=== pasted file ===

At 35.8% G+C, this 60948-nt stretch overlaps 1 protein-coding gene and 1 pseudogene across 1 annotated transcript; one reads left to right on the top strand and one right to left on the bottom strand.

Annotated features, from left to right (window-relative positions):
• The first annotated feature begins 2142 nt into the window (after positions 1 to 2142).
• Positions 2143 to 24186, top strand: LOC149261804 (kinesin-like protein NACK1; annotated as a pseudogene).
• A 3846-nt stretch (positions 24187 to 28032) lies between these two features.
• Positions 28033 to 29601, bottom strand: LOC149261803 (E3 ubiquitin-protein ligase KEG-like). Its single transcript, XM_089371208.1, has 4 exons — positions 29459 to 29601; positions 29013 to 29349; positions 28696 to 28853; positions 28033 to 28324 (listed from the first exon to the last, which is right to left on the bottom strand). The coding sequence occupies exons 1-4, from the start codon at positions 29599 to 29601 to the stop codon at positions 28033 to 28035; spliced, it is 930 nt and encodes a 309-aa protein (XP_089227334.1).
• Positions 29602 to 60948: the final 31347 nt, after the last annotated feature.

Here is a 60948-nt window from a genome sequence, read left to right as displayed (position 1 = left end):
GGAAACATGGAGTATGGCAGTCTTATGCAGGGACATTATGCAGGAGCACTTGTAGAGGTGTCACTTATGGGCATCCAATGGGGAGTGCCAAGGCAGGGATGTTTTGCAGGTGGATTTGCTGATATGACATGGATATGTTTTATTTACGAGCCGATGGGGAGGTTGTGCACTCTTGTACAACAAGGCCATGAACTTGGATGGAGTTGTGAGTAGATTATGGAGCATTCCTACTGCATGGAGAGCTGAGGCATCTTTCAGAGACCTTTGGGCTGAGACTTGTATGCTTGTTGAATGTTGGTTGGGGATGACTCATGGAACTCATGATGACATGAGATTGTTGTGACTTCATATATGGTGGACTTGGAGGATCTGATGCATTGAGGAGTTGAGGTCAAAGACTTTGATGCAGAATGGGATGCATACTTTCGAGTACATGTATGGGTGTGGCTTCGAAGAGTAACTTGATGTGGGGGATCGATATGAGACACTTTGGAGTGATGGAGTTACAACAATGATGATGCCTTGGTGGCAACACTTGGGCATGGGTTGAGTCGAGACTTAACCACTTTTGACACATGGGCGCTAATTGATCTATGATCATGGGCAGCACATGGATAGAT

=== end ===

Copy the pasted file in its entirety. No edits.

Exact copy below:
At 35.8% G+C, this 60948-nt stretch overlaps 1 protein-coding gene and 1 pseudogene across 1 annotated transcript; one reads left to right on the top strand and one right to left on the bottom strand.

Annotated features, from left to right (window-relative positions):
• The first annotated feature begins 2142 nt into the window (after positions 1 to 2142).
• Positions 2143 to 24186, top strand: LOC149261804 (kinesin-like protein NACK1; annotated as a pseudogene).
• A 3846-nt stretch (positions 24187 to 28032) lies between these two features.
• Positions 28033 to 29601, bottom strand: LOC149261803 (E3 ubiquitin-protein ligase KEG-like). Its single transcript, XM_089371208.1, has 4 exons — positions 29459 to 29601; positions 29013 to 29349; positions 28696 to 28853; positions 28033 to 28324 (listed from the first exon to the last, which is right to left on the bottom strand). The coding sequence occupies exons 1-4, from the start codon at positions 29599 to 29601 to the stop codon at positions 28033 to 28035; spliced, it is 930 nt and encodes a 309-aa protein (XP_089227334.1).
• Positions 29602 to 60948: the final 31347 nt, after the last annotated feature.

Here is a 60948-nt window from a genome sequence, read left to right as displayed (position 1 = left end):
GGAAACATGGAGTATGGCAGTCTTATGCAGGGACATTATGCAGGAGCACTTGTAGAGGTGTCACTTATGGGCATCCAATGGGGAGTGCCAAGGCAGGGATGTTTTGCAGGTGGATTTGCTGATATGACATGGATATGTTTTATTTACGAGCCGATGGGGAGGTTGTGCACTCTTGTACAACAAGGCCATGAACTTGGATGGAGTTGTGAGTAGATTATGGAGCATTCCTACTGCATGGAGAGCTGAGGCATCTTTCAGAGACCTTTGGGCTGAGACTTGTATGCTTGTTGAATGTTGGTTGGGGATGACTCATGGAACTCATGATGACATGAGATTGTTGTGACTTCATATATGGTGGACTTGGAGGATCTGATGCATTGAGGAGTTGAGGTCAAAGACTTTGATGCAGAATGGGATGCATACTTTCGAGTACATGTATGGGTGTGGCTTCGAAGAGTAACTTGATGTGGGGGATCGATATGAGACACTTTGGAGTGATGGAGTTACAACAATGATGATGCCTTGGTGGCAACACTTGGGCATGGGTTGAGTCGAGACTTAACCACTTTTGACACATGGGCGCTAATTGATCTATGATCATGGGCAGCACATGGATAGAT